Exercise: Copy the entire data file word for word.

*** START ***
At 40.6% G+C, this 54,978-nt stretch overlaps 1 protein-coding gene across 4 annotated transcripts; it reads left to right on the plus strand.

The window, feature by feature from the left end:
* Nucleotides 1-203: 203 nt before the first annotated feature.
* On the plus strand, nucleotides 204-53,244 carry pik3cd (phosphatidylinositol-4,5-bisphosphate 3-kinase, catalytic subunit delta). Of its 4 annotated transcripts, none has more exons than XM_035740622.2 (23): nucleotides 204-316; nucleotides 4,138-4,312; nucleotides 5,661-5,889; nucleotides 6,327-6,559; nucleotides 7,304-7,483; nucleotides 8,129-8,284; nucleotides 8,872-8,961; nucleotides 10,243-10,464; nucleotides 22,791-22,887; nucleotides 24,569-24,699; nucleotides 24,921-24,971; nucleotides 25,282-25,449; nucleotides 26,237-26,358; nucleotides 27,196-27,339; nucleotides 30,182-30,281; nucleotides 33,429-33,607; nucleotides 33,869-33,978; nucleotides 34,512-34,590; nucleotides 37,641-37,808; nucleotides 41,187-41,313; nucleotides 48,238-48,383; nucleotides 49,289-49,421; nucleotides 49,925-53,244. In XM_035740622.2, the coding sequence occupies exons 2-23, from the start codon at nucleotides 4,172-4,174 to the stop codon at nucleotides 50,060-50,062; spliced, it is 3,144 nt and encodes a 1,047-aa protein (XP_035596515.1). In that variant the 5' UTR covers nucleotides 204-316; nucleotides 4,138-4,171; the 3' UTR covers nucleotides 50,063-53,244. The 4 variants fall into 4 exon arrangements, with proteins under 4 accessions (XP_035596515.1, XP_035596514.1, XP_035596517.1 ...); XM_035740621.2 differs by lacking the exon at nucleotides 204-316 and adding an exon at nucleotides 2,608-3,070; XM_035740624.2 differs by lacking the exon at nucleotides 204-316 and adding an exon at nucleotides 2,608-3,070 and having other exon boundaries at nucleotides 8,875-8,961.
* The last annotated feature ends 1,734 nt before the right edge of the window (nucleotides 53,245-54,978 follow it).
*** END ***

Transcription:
At 40.6% G+C, this 54,978-nt stretch overlaps 1 protein-coding gene across 4 annotated transcripts; it reads left to right on the plus strand.

The window, feature by feature from the left end:
* Nucleotides 1-203: 203 nt before the first annotated feature.
* On the plus strand, nucleotides 204-53,244 carry pik3cd (phosphatidylinositol-4,5-bisphosphate 3-kinase, catalytic subunit delta). Of its 4 annotated transcripts, none has more exons than XM_035740622.2 (23): nucleotides 204-316; nucleotides 4,138-4,312; nucleotides 5,661-5,889; nucleotides 6,327-6,559; nucleotides 7,304-7,483; nucleotides 8,129-8,284; nucleotides 8,872-8,961; nucleotides 10,243-10,464; nucleotides 22,791-22,887; nucleotides 24,569-24,699; nucleotides 24,921-24,971; nucleotides 25,282-25,449; nucleotides 26,237-26,358; nucleotides 27,196-27,339; nucleotides 30,182-30,281; nucleotides 33,429-33,607; nucleotides 33,869-33,978; nucleotides 34,512-34,590; nucleotides 37,641-37,808; nucleotides 41,187-41,313; nucleotides 48,238-48,383; nucleotides 49,289-49,421; nucleotides 49,925-53,244. In XM_035740622.2, the coding sequence occupies exons 2-23, from the start codon at nucleotides 4,172-4,174 to the stop codon at nucleotides 50,060-50,062; spliced, it is 3,144 nt and encodes a 1,047-aa protein (XP_035596515.1). In that variant the 5' UTR covers nucleotides 204-316; nucleotides 4,138-4,171; the 3' UTR covers nucleotides 50,063-53,244. The 4 variants fall into 4 exon arrangements, with proteins under 4 accessions (XP_035596515.1, XP_035596514.1, XP_035596517.1 ...); XM_035740621.2 differs by lacking the exon at nucleotides 204-316 and adding an exon at nucleotides 2,608-3,070; XM_035740624.2 differs by lacking the exon at nucleotides 204-316 and adding an exon at nucleotides 2,608-3,070 and having other exon boundaries at nucleotides 8,875-8,961.
* The last annotated feature ends 1,734 nt before the right edge of the window (nucleotides 53,245-54,978 follow it).